Britain, France and Tunisia have started airlift thousands of Egyptians stuck at the Libya-Tunisia border to safety in Cairo, in response to pleas from the United Nations (UN) to prevent a humanitarian crisis.

About 85,000 Egyptian refugees are currently stranded in camps at the border and more are expected to pour in from strife-torn Libya.

Last night, two British-chartered planes arrived in Cairo carrying more than 400 Egyptians (including seven babies) from Djerba, Tunisia. A third British plane is reportedly flying to Djerba from Verona in Italy.

Two French-chartered Airbuses and several Tunisian planes have also joined the emergency rescue shuttle.

Britain's Department for International Development said the three British aircraft will carry out the evacuation over the next three days, hoping to repatriate 6,000 Egyptians.

The British Prime Minister David Cameron encouraged his country’s involvement in the evacuation, after his suggestion of establishing a no-fly zone over Libya was not widely embraced.

It is vital to do this,” he said. “Those people should not be kept in transit camps if it is possible to take them back to their home. I am glad that Britain can play such an important part in doing that.

Meanwhile, as the fighting between pro- and anti-Gaddafi forces continues to rage, the United Nations High Commissioner for Refugees (UNHCR) and the International Office for Migration (IOM), warned that as a huge wave of humanity continue to seek escape from Libya, border officials in Tunisia will be unable to cope.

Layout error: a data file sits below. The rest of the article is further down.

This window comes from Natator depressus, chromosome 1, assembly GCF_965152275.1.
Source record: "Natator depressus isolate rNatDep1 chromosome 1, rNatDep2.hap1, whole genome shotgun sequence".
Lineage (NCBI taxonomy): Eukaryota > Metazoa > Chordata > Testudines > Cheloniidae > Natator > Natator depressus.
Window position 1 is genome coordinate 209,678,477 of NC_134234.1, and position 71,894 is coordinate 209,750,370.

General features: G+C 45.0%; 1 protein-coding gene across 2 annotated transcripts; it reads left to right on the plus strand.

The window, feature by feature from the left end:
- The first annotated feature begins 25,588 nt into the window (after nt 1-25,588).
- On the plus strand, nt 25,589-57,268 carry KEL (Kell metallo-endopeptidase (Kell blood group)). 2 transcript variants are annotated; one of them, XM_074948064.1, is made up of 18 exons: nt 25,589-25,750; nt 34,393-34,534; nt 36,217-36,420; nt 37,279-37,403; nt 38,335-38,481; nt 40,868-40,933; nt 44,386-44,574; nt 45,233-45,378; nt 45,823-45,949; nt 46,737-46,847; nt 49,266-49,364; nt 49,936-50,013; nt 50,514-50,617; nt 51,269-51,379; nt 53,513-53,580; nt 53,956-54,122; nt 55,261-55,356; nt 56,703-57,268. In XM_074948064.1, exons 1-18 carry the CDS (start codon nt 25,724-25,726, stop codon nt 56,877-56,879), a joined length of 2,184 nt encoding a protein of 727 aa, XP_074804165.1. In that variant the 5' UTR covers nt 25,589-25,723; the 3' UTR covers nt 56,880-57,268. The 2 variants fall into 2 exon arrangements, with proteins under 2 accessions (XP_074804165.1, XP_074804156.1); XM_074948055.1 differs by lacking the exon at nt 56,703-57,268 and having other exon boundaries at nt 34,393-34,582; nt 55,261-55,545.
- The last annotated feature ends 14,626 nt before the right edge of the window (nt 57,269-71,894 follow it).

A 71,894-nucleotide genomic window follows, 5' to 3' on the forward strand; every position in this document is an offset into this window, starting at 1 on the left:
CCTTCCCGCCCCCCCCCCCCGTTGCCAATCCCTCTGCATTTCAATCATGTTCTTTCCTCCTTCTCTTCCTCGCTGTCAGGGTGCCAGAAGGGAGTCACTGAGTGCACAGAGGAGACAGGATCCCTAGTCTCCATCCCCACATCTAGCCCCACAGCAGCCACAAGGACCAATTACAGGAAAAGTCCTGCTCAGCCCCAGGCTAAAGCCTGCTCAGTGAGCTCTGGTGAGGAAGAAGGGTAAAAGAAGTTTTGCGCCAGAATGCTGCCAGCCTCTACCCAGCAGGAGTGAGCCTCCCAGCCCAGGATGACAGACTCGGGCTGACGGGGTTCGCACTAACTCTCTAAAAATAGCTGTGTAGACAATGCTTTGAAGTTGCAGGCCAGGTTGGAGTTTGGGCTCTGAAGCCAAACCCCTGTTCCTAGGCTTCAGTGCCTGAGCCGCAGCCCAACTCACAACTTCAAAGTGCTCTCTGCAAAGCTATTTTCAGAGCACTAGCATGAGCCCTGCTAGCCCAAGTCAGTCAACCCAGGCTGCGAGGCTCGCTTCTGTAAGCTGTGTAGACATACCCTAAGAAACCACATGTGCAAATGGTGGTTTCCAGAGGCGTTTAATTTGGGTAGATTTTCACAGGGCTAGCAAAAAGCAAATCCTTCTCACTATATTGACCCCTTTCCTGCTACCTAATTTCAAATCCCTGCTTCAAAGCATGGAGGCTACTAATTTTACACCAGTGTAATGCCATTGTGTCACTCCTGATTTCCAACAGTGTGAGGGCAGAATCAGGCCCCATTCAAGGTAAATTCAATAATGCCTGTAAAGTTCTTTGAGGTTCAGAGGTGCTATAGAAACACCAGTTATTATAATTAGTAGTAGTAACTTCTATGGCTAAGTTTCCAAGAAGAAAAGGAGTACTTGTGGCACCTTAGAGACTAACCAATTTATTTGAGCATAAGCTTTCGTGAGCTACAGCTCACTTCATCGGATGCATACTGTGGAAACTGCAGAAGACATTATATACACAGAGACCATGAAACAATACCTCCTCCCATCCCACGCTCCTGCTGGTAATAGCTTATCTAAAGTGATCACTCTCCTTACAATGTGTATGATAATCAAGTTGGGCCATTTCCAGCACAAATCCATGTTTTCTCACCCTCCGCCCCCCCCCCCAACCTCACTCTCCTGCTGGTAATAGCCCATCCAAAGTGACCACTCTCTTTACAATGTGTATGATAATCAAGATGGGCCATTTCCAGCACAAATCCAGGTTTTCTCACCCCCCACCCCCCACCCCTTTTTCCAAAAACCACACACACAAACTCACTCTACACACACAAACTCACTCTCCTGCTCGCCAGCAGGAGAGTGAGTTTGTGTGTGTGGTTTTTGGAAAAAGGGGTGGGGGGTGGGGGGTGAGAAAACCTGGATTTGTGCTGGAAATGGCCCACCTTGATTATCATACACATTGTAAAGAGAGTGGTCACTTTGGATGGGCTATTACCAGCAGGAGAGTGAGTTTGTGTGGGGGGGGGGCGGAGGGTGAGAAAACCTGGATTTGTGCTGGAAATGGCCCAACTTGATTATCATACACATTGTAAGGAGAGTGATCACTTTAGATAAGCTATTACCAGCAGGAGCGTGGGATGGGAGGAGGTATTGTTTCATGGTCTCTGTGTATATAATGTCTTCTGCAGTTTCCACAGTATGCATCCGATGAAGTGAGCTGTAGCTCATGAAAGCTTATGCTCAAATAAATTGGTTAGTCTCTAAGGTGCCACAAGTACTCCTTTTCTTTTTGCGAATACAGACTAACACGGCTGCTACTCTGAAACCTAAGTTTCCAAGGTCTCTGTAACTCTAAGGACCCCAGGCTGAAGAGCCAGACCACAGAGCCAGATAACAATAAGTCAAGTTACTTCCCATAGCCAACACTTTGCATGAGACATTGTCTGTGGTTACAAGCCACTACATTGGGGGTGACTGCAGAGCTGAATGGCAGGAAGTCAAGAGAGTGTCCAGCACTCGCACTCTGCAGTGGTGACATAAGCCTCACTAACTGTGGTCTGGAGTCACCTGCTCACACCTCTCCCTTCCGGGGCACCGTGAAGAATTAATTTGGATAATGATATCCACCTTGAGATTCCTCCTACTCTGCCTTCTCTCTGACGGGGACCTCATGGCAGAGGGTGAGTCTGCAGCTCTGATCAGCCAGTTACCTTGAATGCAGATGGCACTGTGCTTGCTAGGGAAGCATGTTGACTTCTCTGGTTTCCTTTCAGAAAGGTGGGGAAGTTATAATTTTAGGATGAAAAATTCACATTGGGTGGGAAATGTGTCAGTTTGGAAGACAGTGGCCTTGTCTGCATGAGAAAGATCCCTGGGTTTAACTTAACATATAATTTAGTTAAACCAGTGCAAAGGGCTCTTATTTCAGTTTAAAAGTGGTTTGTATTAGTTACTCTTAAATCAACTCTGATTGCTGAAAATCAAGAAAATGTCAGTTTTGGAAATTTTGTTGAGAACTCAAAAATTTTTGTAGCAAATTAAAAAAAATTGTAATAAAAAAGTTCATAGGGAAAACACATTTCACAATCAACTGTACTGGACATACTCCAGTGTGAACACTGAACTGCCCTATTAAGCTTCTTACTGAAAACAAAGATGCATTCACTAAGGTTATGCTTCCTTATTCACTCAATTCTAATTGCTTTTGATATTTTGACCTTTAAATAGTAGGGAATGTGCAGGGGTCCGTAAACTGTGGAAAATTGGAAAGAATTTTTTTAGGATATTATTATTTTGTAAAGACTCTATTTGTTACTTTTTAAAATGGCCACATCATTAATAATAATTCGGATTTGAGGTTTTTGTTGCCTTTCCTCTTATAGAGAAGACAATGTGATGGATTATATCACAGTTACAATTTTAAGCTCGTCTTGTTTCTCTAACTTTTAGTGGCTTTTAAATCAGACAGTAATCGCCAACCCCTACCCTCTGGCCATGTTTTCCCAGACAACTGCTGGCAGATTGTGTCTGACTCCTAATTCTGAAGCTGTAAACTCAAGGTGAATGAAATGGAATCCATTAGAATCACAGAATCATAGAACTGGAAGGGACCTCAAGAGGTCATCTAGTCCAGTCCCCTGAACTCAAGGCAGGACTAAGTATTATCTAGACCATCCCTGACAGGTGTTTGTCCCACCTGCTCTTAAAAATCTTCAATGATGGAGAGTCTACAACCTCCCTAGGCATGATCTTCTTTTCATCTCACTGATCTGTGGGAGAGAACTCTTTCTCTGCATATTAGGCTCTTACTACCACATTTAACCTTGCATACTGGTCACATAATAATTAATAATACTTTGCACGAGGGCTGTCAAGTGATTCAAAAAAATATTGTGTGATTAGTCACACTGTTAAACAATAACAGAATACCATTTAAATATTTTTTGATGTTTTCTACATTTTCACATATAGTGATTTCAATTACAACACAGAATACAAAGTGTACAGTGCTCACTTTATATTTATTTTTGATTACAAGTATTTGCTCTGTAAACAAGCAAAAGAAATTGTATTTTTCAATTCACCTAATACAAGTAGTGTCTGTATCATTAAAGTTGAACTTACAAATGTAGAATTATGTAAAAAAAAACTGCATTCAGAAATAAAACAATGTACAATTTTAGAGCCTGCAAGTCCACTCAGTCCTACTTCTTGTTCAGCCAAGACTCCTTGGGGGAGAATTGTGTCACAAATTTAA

An UNHCR spokeswoman said 25,000 people (mostly Egyptians) remain camped on the Tunisian side of the border while up to 30,000 are stuck in limbo on the Libyan side, waiting to cross.

We don't have much capacity on the Tunisian side right now,” she said.

“The people coming over are themselves erecting their tents and we give them materials. It is at crisis point and that is why we have called for a massive humanitarian evacuation. This is not something that two international organizations and one fragile government can manage.

The UNHCR is also urging foreign governments to allow at least 11,000 sub-Saharan African refugees who are currently living in Libya to enter their countries, by adjusting their respective asylum quotas.

These people are mostly black Africans who has sought asylum in Libya and are frightened of returning to their own countries. Now they face a huge backlash from Libyan because it is believed that Gaddafi used mercenaries from these countries to kill his opponents and protesters.

We are getting calls, emails, from really terrified refugees who say they are being targeted,” said the UNHCR spokeswoman.

“They are terrified for their lives, which is why we think many of them are not escaping, because they feel if they go out into the streets, they'll be hunted. They are citing examples of people who were actually targeted and killed because of the color of their skin.

Jemini Pandya, a spokeswoman for International Organisation for Migration (IOM), told the Associated Press that thousands of Vietnamese and Bangladeshis are stranded in Libya in urgent need of food, water and shelter,

Pandya added that Nepalese, Ghanaian and Nigerian nationals are also stuck at the border.

With thousands of migrants still awaiting authorization to enter Tunisia, there is an urgent need to decongest the border area which lacks adequate facilities to host large numbers of people, said Marc Petzold, the IOM's Tunisia mission chief.